Competition in caddis larvae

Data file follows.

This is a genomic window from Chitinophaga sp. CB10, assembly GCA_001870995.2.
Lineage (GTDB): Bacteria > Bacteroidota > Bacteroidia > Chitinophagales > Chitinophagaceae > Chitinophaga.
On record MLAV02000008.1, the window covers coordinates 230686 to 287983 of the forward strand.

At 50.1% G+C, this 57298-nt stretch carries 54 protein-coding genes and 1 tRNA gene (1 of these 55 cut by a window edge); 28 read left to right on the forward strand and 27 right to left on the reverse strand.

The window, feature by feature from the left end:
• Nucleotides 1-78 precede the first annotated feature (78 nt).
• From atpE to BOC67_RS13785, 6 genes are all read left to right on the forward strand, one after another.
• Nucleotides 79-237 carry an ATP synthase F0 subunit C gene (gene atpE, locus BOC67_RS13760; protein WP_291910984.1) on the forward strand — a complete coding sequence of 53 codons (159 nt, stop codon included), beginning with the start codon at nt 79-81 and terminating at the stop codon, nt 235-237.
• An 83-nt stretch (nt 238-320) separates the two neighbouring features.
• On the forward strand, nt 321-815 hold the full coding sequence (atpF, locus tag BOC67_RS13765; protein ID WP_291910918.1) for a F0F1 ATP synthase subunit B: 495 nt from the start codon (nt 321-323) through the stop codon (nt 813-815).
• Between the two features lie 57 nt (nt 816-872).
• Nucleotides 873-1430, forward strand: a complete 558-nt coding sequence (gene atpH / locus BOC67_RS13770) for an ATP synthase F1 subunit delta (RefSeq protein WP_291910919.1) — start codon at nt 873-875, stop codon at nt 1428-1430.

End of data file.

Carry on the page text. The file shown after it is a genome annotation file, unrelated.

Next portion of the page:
Abstract: This thesis deals with behavioural strategies used by caddis larvae in pairwise contests and when selecting microhabitats. Effects of caddis larvae on survival and habitat selection of other insect taxa have also been studied.The behaviours used by Arctopsyche ladogensis larvae fighting for nets, and Agrypnia pagetana larvae fighting for cases, agreed well with predictions from the sequential assessment game, which is an ESS model of animal fighting behaviour.Establishment by net-spinning Hydropsyche siltalai larvae on artificial substrates was highest at intermediate densities of residents. Emigration/mortality was density independent, and it was higher at a poor site (low food availability) than at a rich site. Establishment was unaffected by site quality. Growth was density dependent because larvae in upstream positions reduced both current velocity and concentration of food particles for larvae in downstream positions.A field experiment involved manipulations of the density of H. siltalai larvae and their nets in a lake outlet stream. H. siltalai larvae affected all abundant taxa, but the mechanism involved varied between taxa. Rhyacophila nubila (Trichoptera) and chironomid larvae benefited from the presence of H. siltalai nets. Negative effects on nymphs of the mayfly Ephemerella ignita were due to predation by H. siltalai larvae, while a combination of predation and increased emigration in response to nets depressed densities of Simulium truncatum blackfly larvae.
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